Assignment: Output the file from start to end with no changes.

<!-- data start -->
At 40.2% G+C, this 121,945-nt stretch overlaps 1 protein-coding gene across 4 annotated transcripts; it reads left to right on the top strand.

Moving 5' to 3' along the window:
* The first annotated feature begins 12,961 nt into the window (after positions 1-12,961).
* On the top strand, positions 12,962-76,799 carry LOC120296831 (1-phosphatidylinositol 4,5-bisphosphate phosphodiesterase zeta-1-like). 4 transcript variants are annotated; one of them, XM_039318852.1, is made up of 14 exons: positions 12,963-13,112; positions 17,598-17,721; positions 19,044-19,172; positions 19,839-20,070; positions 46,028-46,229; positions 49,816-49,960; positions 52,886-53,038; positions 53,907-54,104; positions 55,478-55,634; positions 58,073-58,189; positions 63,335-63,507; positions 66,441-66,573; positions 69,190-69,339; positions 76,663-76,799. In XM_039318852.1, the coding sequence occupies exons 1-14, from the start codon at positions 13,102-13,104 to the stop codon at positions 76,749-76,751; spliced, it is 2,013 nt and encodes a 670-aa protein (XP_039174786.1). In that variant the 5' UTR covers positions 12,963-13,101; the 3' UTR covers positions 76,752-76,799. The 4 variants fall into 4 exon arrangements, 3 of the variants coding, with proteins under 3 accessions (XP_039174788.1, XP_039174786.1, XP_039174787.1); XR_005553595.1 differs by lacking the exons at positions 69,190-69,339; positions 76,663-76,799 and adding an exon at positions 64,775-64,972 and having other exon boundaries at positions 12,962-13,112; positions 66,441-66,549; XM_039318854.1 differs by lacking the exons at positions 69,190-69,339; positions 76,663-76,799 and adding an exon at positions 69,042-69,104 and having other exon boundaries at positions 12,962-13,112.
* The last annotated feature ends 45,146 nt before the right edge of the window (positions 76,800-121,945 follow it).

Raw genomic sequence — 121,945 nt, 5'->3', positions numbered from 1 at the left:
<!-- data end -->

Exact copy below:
At 40.2% G+C, this 121,945-nt stretch overlaps 1 protein-coding gene across 4 annotated transcripts; it reads left to right on the top strand.

Moving 5' to 3' along the window:
* The first annotated feature begins 12,961 nt into the window (after positions 1-12,961).
* On the top strand, positions 12,962-76,799 carry LOC120296831 (1-phosphatidylinositol 4,5-bisphosphate phosphodiesterase zeta-1-like). 4 transcript variants are annotated; one of them, XM_039318852.1, is made up of 14 exons: positions 12,963-13,112; positions 17,598-17,721; positions 19,044-19,172; positions 19,839-20,070; positions 46,028-46,229; positions 49,816-49,960; positions 52,886-53,038; positions 53,907-54,104; positions 55,478-55,634; positions 58,073-58,189; positions 63,335-63,507; positions 66,441-66,573; positions 69,190-69,339; positions 76,663-76,799. In XM_039318852.1, the coding sequence occupies exons 1-14, from the start codon at positions 13,102-13,104 to the stop codon at positions 76,749-76,751; spliced, it is 2,013 nt and encodes a 670-aa protein (XP_039174786.1). In that variant the 5' UTR covers positions 12,963-13,101; the 3' UTR covers positions 76,752-76,799. The 4 variants fall into 4 exon arrangements, 3 of the variants coding, with proteins under 3 accessions (XP_039174788.1, XP_039174786.1, XP_039174787.1); XR_005553595.1 differs by lacking the exons at positions 69,190-69,339; positions 76,663-76,799 and adding an exon at positions 64,775-64,972 and having other exon boundaries at positions 12,962-13,112; positions 66,441-66,549; XM_039318854.1 differs by lacking the exons at positions 69,190-69,339; positions 76,663-76,799 and adding an exon at positions 69,042-69,104 and having other exon boundaries at positions 12,962-13,112.
* The last annotated feature ends 45,146 nt before the right edge of the window (positions 76,800-121,945 follow it).

Raw genomic sequence — 121,945 nt, 5'->3', positions numbered from 1 at the left: